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Thread: Question regarding handgun in vehicle

  1. #1
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    I am taking my CPL class in December, but am curious about vehicles and your right to carry when you do not have a CPL. Open Carry states you can carry a handgun in plain site in a holster, walking down the street. However, in transporting a handgun in a vehicle it has to be in your trunk out of easy reach, or, in the case of a truck, you must keep it locked in a storage compartment (glovebox?) where no one else may access it. It must be unloaded. wha?!? I know that once I have my CPL it won't matter, but still...:what:

    Why the double standard? The brochure I received from the MSP states a CPL is generally required for transporting a pistol, loaded or unloaded, in a motor vehicle. It just seems to me that as long as a pistol is in a holster, in plain site in your vehicle, the same standards should apply. I'm sure that the car jacker who would attempt to do so would plainly see the weapon...

    I work in an Emergency Room. I get threatened at least once a week from patients (usually intoxicated or under the influence of some illegal drug) and am told "don't take them seriously, they're drunk/high/mentally unbalanced." My fear is that one day their threats will lead to more than just words.

    I've read through many posts on this board and applaud people's right to OC. However, it seems to cause a lot of problems. (Just ask KimberGuy) I'm not sure what I am going to do yet, but knowing that I can open carry without breaking the law is awesome. On the flip side, who cares if it causes some people discomfort if the mere presence of a weapon dissuades some would be thug from robbing me or someone I care about. For years I assumed (wrongly, obviously) that carrying a gun that way meant either you were a LEO or a security guard. Nice to know I was wrong.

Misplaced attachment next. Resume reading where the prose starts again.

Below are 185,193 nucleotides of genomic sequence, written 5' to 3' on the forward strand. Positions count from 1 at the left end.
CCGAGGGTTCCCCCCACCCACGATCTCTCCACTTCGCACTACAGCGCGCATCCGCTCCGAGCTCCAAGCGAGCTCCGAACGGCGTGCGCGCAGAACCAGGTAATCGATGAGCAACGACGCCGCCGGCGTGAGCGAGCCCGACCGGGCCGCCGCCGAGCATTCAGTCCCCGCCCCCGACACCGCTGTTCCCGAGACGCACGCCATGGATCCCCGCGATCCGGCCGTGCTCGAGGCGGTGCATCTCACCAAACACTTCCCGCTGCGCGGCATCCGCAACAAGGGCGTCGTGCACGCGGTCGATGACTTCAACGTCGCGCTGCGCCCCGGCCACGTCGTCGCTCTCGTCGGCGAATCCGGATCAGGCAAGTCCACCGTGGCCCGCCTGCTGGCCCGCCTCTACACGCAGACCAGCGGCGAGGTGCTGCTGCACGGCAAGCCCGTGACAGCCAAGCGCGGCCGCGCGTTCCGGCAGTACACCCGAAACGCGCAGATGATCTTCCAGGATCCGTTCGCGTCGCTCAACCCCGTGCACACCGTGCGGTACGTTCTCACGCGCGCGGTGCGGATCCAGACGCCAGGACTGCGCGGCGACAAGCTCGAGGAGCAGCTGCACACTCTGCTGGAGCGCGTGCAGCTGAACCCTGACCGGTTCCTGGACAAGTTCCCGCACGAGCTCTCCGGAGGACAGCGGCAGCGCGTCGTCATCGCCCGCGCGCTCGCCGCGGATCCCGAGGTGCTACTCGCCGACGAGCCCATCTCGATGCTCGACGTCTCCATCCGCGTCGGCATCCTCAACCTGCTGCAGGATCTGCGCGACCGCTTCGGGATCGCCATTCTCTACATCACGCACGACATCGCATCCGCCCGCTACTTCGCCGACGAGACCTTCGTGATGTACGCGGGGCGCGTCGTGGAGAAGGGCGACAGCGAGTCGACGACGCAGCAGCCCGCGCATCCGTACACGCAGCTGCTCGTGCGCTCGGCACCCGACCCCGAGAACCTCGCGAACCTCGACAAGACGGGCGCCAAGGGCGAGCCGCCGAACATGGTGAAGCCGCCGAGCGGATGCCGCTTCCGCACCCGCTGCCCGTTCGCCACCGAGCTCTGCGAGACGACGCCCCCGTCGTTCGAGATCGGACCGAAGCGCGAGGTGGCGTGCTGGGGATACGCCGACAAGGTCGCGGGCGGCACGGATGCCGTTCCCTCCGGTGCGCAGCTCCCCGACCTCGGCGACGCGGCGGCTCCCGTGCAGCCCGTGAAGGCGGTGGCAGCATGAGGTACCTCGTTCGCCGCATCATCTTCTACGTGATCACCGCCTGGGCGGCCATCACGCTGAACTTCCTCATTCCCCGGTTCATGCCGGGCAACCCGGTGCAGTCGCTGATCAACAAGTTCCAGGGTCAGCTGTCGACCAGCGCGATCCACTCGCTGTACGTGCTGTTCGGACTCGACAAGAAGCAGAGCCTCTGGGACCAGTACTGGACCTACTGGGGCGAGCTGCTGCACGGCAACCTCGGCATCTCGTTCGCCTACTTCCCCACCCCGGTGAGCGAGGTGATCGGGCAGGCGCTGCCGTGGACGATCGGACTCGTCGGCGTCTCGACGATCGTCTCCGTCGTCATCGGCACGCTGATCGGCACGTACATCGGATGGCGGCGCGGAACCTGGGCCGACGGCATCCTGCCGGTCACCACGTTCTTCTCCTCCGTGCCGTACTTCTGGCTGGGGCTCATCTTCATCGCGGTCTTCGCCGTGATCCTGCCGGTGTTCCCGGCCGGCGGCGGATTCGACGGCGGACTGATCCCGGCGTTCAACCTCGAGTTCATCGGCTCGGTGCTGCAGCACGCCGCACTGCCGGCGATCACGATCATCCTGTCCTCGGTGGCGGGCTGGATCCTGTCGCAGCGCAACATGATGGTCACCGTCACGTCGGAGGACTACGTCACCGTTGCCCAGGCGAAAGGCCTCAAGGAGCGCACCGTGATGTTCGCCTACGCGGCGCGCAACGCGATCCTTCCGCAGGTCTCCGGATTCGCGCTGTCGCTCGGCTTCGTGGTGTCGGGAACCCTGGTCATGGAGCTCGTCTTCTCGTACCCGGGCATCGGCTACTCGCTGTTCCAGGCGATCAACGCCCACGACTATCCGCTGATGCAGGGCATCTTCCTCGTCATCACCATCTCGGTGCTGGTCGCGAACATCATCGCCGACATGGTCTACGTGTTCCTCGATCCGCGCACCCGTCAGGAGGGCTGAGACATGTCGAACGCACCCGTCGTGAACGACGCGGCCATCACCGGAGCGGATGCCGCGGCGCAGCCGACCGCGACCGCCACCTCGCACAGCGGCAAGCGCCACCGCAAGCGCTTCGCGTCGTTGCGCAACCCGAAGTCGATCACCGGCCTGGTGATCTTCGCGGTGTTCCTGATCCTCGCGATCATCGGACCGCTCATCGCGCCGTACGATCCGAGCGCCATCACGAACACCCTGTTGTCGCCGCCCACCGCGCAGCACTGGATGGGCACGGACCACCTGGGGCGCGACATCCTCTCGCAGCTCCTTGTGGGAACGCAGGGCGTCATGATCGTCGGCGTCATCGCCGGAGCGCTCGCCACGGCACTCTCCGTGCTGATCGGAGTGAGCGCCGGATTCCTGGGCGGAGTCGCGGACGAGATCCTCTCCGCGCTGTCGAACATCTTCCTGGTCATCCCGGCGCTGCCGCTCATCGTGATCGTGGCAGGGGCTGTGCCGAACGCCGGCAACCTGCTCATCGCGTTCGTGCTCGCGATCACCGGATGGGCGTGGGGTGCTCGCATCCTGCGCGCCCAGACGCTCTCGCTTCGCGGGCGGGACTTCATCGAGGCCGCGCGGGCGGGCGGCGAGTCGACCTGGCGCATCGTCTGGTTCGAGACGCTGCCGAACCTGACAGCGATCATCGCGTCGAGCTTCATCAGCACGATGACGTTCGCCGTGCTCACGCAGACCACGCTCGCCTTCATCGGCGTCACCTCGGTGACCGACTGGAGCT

I am carrying several brochures in my car (printed from this site. Thanks!) to hand out to other uninformed individuals.:celebrate

    I love that dancing banana.

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    Regular Member EM87's Avatar
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    Welcome to the forums!

    I don't have a good answer to your question, but hopefully someone will.
    "You'll be walking along.. OC.. and you'll feel GREAT. You'll feel FREEEEE like 1776 kind of Free." -cscitney87

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    You are correct, the laws regarding transport of a handgun are dumb.

    However... you can not transport a handgun in the passenger compartment of a vehicle if it has a trunk. If no trunk, it has to be LOCKED in a case AND not within reach of the occupents of the vehicle.

    You can not transport a loaded gun.

    Go to http://opencarry.mywowbb.com/forum30/13328.htmland read read read.



  4. #4
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    could you please put your location including the state in your profile please?


    and welcome to the forum

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    Leader wrote:
    You are correct, the laws regarding transport of a handgun are dumb.

    However... you can not transport a handgun in the passenger compartment of a vehicle if it has a trunk. If no trunk, it has to be LOCKED in a case AND not within reach of the occupents of the vehicle.

    You can not transport a loaded gun.

    Go to http://opencarry.mywowbb.com/forum30/13328.htmland read read read.

    almost correct....the case does not have to be locked, just a closed case designed for the storage of firearms


    "(d) To a person while transporting a pistol for a lawful purpose that is licensed by the owner or occupant of the motor vehicle in compliance with section 2 of 1927 PA 372, MCL 28.422, and the pistol is unloaded in a closed case designed for the storage of firearms in the trunk of the vehicle.

    (e) To a person while transporting a pistol for a lawful purpose that is licensed by the owner or occupant of the motor vehicle in compliance with section 2 of 1927 PA 372, MCL 28.422, and the pistol is unloaded in a closed case designed for the storage of firearms in a vehicle tha"does not have a trunk and is not readily accessible to the occupants of the vehicle." "
    http://www.legislature.mi.gov/%28S%2...k%20AND%20case




    Quis custodiet ipsos custodes? (who will watch the watchmen?)

    I am not a lawyer. Nothing in any of posts should be construed as legal advice.

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    The reason a CPL is needed to transport a loaded fire arm is mainly because the state considers the inside of a car as consealed even it it is in the open, the other reason is due to the DNR having a problem with loaded firearm in a car.

    The only time the pistol has to be locked is when your under the influence of alcohol.

    You should really read the wash rinse, repeat, and the other threads on info concearning the laws for OC and CC

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    Thanks Lapeer20m... You are right & I actually know it .Don't know why I said the case had to be locked, guess I just hear it so much I started to repete it.